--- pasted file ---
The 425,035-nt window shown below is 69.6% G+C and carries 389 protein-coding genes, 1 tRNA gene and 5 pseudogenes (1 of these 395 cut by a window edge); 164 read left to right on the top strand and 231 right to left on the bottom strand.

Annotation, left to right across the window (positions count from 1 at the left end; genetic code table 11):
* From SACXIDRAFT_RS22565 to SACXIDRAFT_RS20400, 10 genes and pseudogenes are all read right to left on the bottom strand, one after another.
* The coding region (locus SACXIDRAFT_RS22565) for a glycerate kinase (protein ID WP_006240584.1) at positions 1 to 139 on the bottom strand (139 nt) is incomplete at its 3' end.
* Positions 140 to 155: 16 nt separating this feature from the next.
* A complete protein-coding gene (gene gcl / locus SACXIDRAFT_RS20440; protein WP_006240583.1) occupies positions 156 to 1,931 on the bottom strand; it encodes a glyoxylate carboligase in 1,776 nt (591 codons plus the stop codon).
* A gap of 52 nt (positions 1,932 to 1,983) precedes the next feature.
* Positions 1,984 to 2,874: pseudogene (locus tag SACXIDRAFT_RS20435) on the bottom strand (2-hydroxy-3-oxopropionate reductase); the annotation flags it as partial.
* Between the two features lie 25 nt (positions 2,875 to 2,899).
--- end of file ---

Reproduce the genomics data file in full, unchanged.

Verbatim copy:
The 425,035-nt window shown below is 69.6% G+C and carries 389 protein-coding genes, 1 tRNA gene and 5 pseudogenes (1 of these 395 cut by a window edge); 164 read left to right on the top strand and 231 right to left on the bottom strand.

Annotation, left to right across the window (positions count from 1 at the left end; genetic code table 11):
* From SACXIDRAFT_RS22565 to SACXIDRAFT_RS20400, 10 genes and pseudogenes are all read right to left on the bottom strand, one after another.
* The coding region (locus SACXIDRAFT_RS22565) for a glycerate kinase (protein ID WP_006240584.1) at positions 1 to 139 on the bottom strand (139 nt) is incomplete at its 3' end.
* Positions 140 to 155: 16 nt separating this feature from the next.
* A complete protein-coding gene (gene gcl / locus SACXIDRAFT_RS20440; protein WP_006240583.1) occupies positions 156 to 1,931 on the bottom strand; it encodes a glyoxylate carboligase in 1,776 nt (591 codons plus the stop codon).
* A gap of 52 nt (positions 1,932 to 1,983) precedes the next feature.
* Positions 1,984 to 2,874: pseudogene (locus tag SACXIDRAFT_RS20435) on the bottom strand (2-hydroxy-3-oxopropionate reductase); the annotation flags it as partial.
* Between the two features lie 25 nt (positions 2,875 to 2,899).